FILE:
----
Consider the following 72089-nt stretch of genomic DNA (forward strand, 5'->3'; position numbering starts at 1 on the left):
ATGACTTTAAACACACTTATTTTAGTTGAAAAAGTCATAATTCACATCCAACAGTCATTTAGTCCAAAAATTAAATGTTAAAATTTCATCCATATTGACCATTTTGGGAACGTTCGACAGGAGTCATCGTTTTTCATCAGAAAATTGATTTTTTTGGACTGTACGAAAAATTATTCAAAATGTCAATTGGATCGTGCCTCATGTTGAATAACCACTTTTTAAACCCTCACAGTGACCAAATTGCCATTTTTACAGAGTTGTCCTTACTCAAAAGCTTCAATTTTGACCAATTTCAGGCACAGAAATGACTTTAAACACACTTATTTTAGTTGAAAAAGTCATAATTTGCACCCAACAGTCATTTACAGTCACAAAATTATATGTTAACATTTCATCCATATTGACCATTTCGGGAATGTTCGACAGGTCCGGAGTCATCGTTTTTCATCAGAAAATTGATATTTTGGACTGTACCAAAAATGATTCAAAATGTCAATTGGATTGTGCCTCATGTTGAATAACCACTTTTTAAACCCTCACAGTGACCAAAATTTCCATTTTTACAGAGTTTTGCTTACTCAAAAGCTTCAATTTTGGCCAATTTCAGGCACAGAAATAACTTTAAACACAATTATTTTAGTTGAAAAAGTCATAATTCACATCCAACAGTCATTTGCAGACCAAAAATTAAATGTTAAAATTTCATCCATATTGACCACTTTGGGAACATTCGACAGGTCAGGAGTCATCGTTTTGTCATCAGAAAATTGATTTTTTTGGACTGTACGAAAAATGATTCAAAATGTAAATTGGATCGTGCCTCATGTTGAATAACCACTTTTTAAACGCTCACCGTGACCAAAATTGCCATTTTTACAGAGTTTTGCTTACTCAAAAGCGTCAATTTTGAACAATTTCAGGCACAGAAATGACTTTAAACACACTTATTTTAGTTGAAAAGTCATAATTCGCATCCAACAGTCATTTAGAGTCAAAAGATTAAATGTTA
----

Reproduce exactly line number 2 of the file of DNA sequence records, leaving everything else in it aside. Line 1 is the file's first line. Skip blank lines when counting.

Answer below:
ATGACTTTAAACACACTTATTTTAGTTGAAAAAGTCATAATTCACATCCAACAGTCATTTAGTCCAAAAATTAAATGTTAAAATTTCATCCATATTGACCATTTTGGGAACGTTCGACAGGAGTCATCGTTTTTCATCAGAAAATTGATTTTTTTGGACTGTACGAAAAATTATTCAAAATGTCAATTGGATCGTGCCTCATGTTGAATAACCACTTTTTAAACCCTCACAGTGACCAAATTGCCATTTTTACAGAGTTGTCCTTACTCAAAAGCTTCAATTTTGACCAATTTCAGGCACAGAAATGACTTTAAACACACTTATTTTAGTTGAAAAAGTCATAATTTGCACCCAACAGTCATTTACAGTCACAAAATTATATGTTAACATTTCATCCATATTGACCATTTCGGGAATGTTCGACAGGTCCGGAGTCATCGTTTTTCATCAGAAAATTGATATTTTGGACTGTACCAAAAATGATTCAAAATGTCAATTGGATTGTGCCTCATGTTGAATAACCACTTTTTAAACCCTCACAGTGACCAAAATTTCCATTTTTACAGAGTTTTGCTTACTCAAAAGCTTCAATTTTGGCCAATTTCAGGCACAGAAATAACTTTAAACACAATTATTTTAGTTGAAAAAGTCATAATTCACATCCAACAGTCATTTGCAGACCAAAAATTAAATGTTAAAATTTCATCCATATTGACCACTTTGGGAACATTCGACAGGTCAGGAGTCATCGTTTTGTCATCAGAAAATTGATTTTTTTGGACTGTACGAAAAATGATTCAAAATGTAAATTGGATCGTGCCTCATGTTGAATAACCACTTTTTAAACGCTCACCGTGACCAAAATTGCCATTTTTACAGAGTTTTGCTTACTCAAAAGCGTCAATTTTGAACAATTTCAGGCACAGAAATGACTTTAAACACACTTATTTTAGTTGAAAAGTCATAATTCGCATCCAACAGTCATTTAGAGTCAAAAGATTAAATGTTA